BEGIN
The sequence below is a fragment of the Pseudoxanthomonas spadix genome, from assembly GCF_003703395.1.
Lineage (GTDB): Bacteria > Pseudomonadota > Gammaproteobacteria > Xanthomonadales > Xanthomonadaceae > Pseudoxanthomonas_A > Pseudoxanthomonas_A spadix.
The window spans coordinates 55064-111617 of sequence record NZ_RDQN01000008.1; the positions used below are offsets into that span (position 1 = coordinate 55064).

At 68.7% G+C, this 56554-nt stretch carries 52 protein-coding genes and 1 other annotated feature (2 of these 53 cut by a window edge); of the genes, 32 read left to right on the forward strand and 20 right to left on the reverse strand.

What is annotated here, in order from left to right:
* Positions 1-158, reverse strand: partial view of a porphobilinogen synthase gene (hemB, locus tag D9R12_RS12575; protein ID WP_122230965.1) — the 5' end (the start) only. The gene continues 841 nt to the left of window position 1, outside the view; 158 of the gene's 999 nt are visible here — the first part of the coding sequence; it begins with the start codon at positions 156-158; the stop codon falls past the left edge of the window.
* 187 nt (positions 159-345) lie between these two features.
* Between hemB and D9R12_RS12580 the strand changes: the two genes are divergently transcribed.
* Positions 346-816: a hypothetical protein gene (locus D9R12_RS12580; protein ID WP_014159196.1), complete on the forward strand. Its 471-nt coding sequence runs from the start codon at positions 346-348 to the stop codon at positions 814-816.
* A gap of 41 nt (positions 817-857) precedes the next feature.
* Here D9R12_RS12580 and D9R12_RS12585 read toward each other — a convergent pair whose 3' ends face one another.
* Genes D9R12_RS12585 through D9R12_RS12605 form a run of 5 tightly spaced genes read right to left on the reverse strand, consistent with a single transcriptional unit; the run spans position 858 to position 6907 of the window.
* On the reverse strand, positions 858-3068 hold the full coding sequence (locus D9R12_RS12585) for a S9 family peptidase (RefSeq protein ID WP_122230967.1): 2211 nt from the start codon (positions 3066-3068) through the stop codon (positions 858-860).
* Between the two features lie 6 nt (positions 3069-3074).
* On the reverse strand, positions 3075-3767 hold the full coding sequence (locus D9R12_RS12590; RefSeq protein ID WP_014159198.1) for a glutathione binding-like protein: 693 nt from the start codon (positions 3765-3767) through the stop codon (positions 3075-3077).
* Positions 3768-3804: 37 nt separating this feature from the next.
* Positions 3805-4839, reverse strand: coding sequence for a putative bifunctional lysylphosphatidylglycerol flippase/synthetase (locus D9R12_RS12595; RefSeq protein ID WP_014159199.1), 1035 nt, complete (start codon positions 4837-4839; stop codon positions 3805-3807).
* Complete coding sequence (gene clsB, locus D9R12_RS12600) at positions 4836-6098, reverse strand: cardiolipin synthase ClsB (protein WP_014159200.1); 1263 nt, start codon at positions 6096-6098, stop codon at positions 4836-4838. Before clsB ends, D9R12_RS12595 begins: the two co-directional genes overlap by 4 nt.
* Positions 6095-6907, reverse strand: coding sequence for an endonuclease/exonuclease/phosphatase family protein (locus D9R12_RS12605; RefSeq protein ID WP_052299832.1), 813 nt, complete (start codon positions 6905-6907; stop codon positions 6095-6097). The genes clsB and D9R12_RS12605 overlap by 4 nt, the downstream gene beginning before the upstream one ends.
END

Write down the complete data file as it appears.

The sequence below is a fragment of the Pseudoxanthomonas spadix genome, from assembly GCF_003703395.1.
Lineage (GTDB): Bacteria > Pseudomonadota > Gammaproteobacteria > Xanthomonadales > Xanthomonadaceae > Pseudoxanthomonas_A > Pseudoxanthomonas_A spadix.
The window spans coordinates 55064-111617 of sequence record NZ_RDQN01000008.1; the positions used below are offsets into that span (position 1 = coordinate 55064).

At 68.7% G+C, this 56554-nt stretch carries 52 protein-coding genes and 1 other annotated feature (2 of these 53 cut by a window edge); of the genes, 32 read left to right on the forward strand and 20 right to left on the reverse strand.

What is annotated here, in order from left to right:
* Positions 1-158, reverse strand: partial view of a porphobilinogen synthase gene (hemB, locus tag D9R12_RS12575; protein ID WP_122230965.1) — the 5' end (the start) only. The gene continues 841 nt to the left of window position 1, outside the view; 158 of the gene's 999 nt are visible here — the first part of the coding sequence; it begins with the start codon at positions 156-158; the stop codon falls past the left edge of the window.
* 187 nt (positions 159-345) lie between these two features.
* Between hemB and D9R12_RS12580 the strand changes: the two genes are divergently transcribed.
* Positions 346-816: a hypothetical protein gene (locus D9R12_RS12580; protein ID WP_014159196.1), complete on the forward strand. Its 471-nt coding sequence runs from the start codon at positions 346-348 to the stop codon at positions 814-816.
* A gap of 41 nt (positions 817-857) precedes the next feature.
* Here D9R12_RS12580 and D9R12_RS12585 read toward each other — a convergent pair whose 3' ends face one another.
* Genes D9R12_RS12585 through D9R12_RS12605 form a run of 5 tightly spaced genes read right to left on the reverse strand, consistent with a single transcriptional unit; the run spans position 858 to position 6907 of the window.
* On the reverse strand, positions 858-3068 hold the full coding sequence (locus D9R12_RS12585) for a S9 family peptidase (RefSeq protein ID WP_122230967.1): 2211 nt from the start codon (positions 3066-3068) through the stop codon (positions 858-860).
* Between the two features lie 6 nt (positions 3069-3074).
* On the reverse strand, positions 3075-3767 hold the full coding sequence (locus D9R12_RS12590; RefSeq protein ID WP_014159198.1) for a glutathione binding-like protein: 693 nt from the start codon (positions 3765-3767) through the stop codon (positions 3075-3077).
* Positions 3768-3804: 37 nt separating this feature from the next.
* Positions 3805-4839, reverse strand: coding sequence for a putative bifunctional lysylphosphatidylglycerol flippase/synthetase (locus D9R12_RS12595; RefSeq protein ID WP_014159199.1), 1035 nt, complete (start codon positions 4837-4839; stop codon positions 3805-3807).
* Complete coding sequence (gene clsB, locus D9R12_RS12600) at positions 4836-6098, reverse strand: cardiolipin synthase ClsB (protein WP_014159200.1); 1263 nt, start codon at positions 6096-6098, stop codon at positions 4836-4838. Before clsB ends, D9R12_RS12595 begins: the two co-directional genes overlap by 4 nt.
* Positions 6095-6907, reverse strand: coding sequence for an endonuclease/exonuclease/phosphatase family protein (locus D9R12_RS12605; RefSeq protein ID WP_052299832.1), 813 nt, complete (start codon positions 6905-6907; stop codon positions 6095-6097). The genes clsB and D9R12_RS12605 overlap by 4 nt, the downstream gene beginning before the upstream one ends.